“The ‘terrorist’ campaign of the SHAC 7 didn’t involve anthrax, pipe bombs, or a plot to hijack an airplane,” Potter’s website states. “They ran a website. On that website, they posted news about the campaign — legal actions like protests and illegal actions like stealing animals from labs — and unabashedly supported all of it.”

Conroy, in his speech, said his group considered their campaign successful as the corporation’s stock price went from $30 to cents on the dollar, but he added that’s when the trouble started.

He said he was investigated as a domestic terrorist for acts of economic sabotage, as the federal government considers economic damage to a specific corporation in an amount greater than $10,000 to be an act of domestic terrorism.

But Conroy said he saw his involvement in the campaign – maintaining the group’s website and participating in nonviolent demonstrations – as protected free speech.

Conroy and Potter claimed the feds’ priorities are out of whack.

Potter, in his talk, argued “right-wing violence” such as rape, murder, and assault, have increased 400 percent since 1990, yet the federal government considers eco-terrorism America’s greatest threat, citing various government documents.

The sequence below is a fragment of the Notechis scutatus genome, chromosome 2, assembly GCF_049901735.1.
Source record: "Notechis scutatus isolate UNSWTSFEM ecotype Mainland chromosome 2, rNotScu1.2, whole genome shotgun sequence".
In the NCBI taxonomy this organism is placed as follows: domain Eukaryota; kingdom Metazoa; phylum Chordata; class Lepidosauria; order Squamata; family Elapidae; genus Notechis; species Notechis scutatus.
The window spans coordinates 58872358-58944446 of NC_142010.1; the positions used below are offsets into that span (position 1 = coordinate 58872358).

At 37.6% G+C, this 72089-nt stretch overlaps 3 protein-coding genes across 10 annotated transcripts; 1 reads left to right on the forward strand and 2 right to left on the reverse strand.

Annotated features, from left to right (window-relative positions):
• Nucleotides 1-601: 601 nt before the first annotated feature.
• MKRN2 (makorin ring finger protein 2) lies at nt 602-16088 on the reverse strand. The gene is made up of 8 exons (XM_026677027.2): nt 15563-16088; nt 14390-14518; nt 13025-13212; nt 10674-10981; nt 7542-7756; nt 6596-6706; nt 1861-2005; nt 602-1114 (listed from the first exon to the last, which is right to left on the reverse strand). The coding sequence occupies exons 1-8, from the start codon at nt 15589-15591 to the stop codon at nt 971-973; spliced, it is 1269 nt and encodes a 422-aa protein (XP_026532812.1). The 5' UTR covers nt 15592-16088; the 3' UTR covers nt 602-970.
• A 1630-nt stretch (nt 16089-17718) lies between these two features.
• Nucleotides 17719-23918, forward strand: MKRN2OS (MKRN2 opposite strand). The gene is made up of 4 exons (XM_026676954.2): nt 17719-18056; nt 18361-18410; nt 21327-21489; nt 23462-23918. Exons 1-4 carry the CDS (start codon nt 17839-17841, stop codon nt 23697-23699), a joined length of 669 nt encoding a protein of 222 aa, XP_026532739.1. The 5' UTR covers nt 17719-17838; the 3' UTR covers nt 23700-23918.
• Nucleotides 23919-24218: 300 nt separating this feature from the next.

On his website, Potter loosely defines right-wing violence as crimes directed against ethnic and religious minorities as well as the homosexual community.

“When examined side-by-side with FBI reports on domestic terrorism, the data … shows that the FBI has been either grossly miscalculating, or intentionally downplaying, murders and violent attacks by right-wing extremists, while exaggerating the threat posed by animal rights activists and environmentalists, who have only destroyed property,” Potter states.

Potter, in his speech at Duke University, said American’s First Amendment rights are in jeopardy from the federal government through its use of the Animal Enterprise Terrorism Act, noting the law is used to prosecute nonviolent civil disobedience, citing Conroy’s experience as one such example.

He added individuals who conduct undercover investigations, such as news organizations, to gather evidence or expose animal cruelty can also now be prosecuted as domestic terrorists under the law.

Potter warned attendees that due to the extensive research for his book, conducted using the Freedom of Information Act to obtain hundreds of thousands of documents relating to eco-terrorism, that he is often monitored by the FBI.

He even suggested the feds could be monitoring his presentation, and said FBI agents have previously attended his lectures.

Potter also warned the animal terrorism act could be abused by law enforcement if groups of consumers banded together to choose not to purchase a product and encouraged others to do so as well, thus disrupting a specific corporation’s ability to create a profit.

He said those protestors could be seen as domestic terrorists engaged in economic sabotage. At what point, he asked, does ideology become illegal instead of protected free speech?

Several students appeared visibly upset after the talk.

Fix contributor Jessica Kubusch is a student at the University of North Carolina – Chapel Hill.